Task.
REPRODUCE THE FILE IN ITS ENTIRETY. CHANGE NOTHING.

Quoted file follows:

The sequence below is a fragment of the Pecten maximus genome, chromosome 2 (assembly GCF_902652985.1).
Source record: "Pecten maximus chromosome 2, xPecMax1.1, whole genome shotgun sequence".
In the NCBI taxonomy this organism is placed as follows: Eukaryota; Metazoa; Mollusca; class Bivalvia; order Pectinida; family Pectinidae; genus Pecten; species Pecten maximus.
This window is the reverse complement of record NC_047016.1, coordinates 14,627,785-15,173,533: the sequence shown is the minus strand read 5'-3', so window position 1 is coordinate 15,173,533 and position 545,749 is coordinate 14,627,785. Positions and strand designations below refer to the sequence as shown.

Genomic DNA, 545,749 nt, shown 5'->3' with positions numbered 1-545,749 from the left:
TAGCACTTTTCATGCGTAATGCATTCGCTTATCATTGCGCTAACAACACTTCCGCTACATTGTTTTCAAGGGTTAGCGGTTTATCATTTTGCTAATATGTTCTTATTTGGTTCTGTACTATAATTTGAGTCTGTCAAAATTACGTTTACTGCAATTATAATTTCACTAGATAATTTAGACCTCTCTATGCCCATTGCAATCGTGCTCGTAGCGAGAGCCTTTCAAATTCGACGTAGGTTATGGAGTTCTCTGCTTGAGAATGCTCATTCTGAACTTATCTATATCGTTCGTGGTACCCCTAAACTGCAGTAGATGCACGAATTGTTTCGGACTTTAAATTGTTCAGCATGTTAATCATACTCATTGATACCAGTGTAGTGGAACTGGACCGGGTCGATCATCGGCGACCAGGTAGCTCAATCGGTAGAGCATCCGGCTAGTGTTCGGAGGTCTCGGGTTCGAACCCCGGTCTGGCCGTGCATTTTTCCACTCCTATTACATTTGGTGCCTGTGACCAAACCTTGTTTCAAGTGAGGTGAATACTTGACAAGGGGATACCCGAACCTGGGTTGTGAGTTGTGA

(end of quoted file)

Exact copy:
The sequence below is a fragment of the Pecten maximus genome, chromosome 2 (assembly GCF_902652985.1).
Source record: "Pecten maximus chromosome 2, xPecMax1.1, whole genome shotgun sequence".
In the NCBI taxonomy this organism is placed as follows: Eukaryota; Metazoa; Mollusca; class Bivalvia; order Pectinida; family Pectinidae; genus Pecten; species Pecten maximus.
This window is the reverse complement of record NC_047016.1, coordinates 14,627,785-15,173,533: the sequence shown is the minus strand read 5'-3', so window position 1 is coordinate 15,173,533 and position 545,749 is coordinate 14,627,785. Positions and strand designations below refer to the sequence as shown.

Genomic DNA, 545,749 nt, shown 5'->3' with positions numbered 1-545,749 from the left:
TAGCACTTTTCATGCGTAATGCATTCGCTTATCATTGCGCTAACAACACTTCCGCTACATTGTTTTCAAGGGTTAGCGGTTTATCATTTTGCTAATATGTTCTTATTTGGTTCTGTACTATAATTTGAGTCTGTCAAAATTACGTTTACTGCAATTATAATTTCACTAGATAATTTAGACCTCTCTATGCCCATTGCAATCGTGCTCGTAGCGAGAGCCTTTCAAATTCGACGTAGGTTATGGAGTTCTCTGCTTGAGAATGCTCATTCTGAACTTATCTATATCGTTCGTGGTACCCCTAAACTGCAGTAGATGCACGAATTGTTTCGGACTTTAAATTGTTCAGCATGTTAATCATACTCATTGATACCAGTGTAGTGGAACTGGACCGGGTCGATCATCGGCGACCAGGTAGCTCAATCGGTAGAGCATCCGGCTAGTGTTCGGAGGTCTCGGGTTCGAACCCCGGTCTGGCCGTGCATTTTTCCACTCCTATTACATTTGGTGCCTGTGACCAAACCTTGTTTCAAGTGAGGTGAATACTTGACAAGGGGATACCCGAACCTGGGTTGTGAGTTGTGA